(Two audio tributes are available at the bottom of the page.)
William B. Meeks Jr., had enthusiasm and the right kind of smile. Armed with those two assets, he could sell almost anyone on his latest creative concepts. Sometimes those ideas were a bit too unusual to catch on. But far more often they became part of radio stations in every corner of the world. Bill spent 27 years running PAMS Productions, and in the process aided the creation of legendary jingle packages and commercials. He also helped to create the entire station ID jingle industry which, like Bill, made Dallas it's permanent home.
Bill was born in 1921 and had an early interest in music. In those early days of radio, stations were expected to air live performances. The playing of "canned music" (records) was frowned upon. At the age of 14 Bill was already part of a band that played a weekly radio show on WRR Dallas. Later, he played with the Early Bird Orchestra on WFAA. It was in 1947 that Gordon McLendon opened a new Dallas station named KLIF. He hired Bill and his band to perform live.
It was not uncommon for artists performing on the air to promote their show's sponsors by doing advertising jingles for them. Someone had the idea of promoting the radio station in a similar way. So in the midst of recording little songs about everything from car dealers to pawn shops, jingles for KLIF were also created. They helped people remember the name of this new station in a catchy and musical way.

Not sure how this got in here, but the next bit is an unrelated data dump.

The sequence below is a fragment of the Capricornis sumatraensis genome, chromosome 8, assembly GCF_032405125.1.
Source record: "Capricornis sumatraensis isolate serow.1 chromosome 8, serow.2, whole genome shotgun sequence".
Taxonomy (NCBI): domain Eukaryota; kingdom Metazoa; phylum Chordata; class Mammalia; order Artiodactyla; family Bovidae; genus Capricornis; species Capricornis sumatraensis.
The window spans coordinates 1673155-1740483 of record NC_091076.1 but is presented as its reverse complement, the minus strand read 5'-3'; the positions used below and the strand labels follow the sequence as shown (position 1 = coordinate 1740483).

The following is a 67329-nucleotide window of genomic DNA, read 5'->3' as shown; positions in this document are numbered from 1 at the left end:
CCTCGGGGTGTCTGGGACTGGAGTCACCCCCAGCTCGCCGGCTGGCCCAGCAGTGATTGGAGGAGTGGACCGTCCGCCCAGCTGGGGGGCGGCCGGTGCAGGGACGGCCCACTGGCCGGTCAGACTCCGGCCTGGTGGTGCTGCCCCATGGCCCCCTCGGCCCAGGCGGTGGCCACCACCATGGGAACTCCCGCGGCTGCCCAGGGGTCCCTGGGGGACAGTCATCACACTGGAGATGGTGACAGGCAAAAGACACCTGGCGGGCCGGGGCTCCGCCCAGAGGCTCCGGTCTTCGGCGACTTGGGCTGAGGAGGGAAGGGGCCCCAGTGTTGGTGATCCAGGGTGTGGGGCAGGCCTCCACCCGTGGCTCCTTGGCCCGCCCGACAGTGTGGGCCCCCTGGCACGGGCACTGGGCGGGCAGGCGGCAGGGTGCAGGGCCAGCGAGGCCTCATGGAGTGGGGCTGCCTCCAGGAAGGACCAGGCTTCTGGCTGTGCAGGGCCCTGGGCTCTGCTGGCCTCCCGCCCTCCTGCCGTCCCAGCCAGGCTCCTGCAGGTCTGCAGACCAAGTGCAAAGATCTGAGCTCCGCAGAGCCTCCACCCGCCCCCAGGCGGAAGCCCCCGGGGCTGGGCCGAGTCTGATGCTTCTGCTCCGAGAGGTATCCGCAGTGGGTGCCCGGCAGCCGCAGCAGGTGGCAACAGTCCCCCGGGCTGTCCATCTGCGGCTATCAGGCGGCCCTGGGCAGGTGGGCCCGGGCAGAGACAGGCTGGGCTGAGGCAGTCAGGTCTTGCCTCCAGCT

Bill worked on the air and also sold radio time. He often created jingles for some of the clients he sold time to. Eventually he decided to devote all his time to advertising, and in 1951 he started his own company: PAMS Advertising Agency, Inc. For several years PAMS created and placed spots for a variety of clients. There were a few station jingles done during this period, but it wasn't until the mid-50s that individual cuts were assembled into packages that could be syndicated to stations all over the country. After the success of the first few PAMS jingle series, the company's focus slowly shifted to providing exciting ID's to the ever growing number of top-40 radio stations. By the end of 1964, PAMS' primary business had become station jingles, and the name of the company was shortened to PAMS, Inc.
Because Bill Meeks was always looking for new sounds and unique ideas, PAMS is credited with a long list of firsts including the variable logo, Sonovox, and use of the Moog synthesizer. Bill assembled a team of top-notch writers, arrangers, musicians, singers, and engineers. By constantly challenging them with offbeat ideas, the company's product remained fresh and unpredictable for over two decades.
Financial and business problems caused PAMS to cease operations in 1978, but Bill continued to pursue musical projects on his own. He created several production music libraries, and returned to his roots by becoming a one-man advertising agency and production house for several local retail chains. He never lost his interest in the physics of sound, and always tried to produce the unusual. In July 1999 he told me "I'm 78 years old and I still don't know what I'm going to do when I retire."
Not all of his ideas worked, and not all his ventures were financially successful. But many of them touched the lives of millions of radio listeners, even though most outside of the industry don't know his name. Bill Meeks lost his battle against cancer on September 8, 1999. He is survived by his wife Marge, two children and six grandchildren.
THE BILL MEEKS TRIBUTE
Interview excerpts compiled and narrated by Jon Wolfert
NPR's "ALL THINGS CONSIDERED"
Feature about Bill Meeks and PAMS aired by National Public Radio on 9/13/99.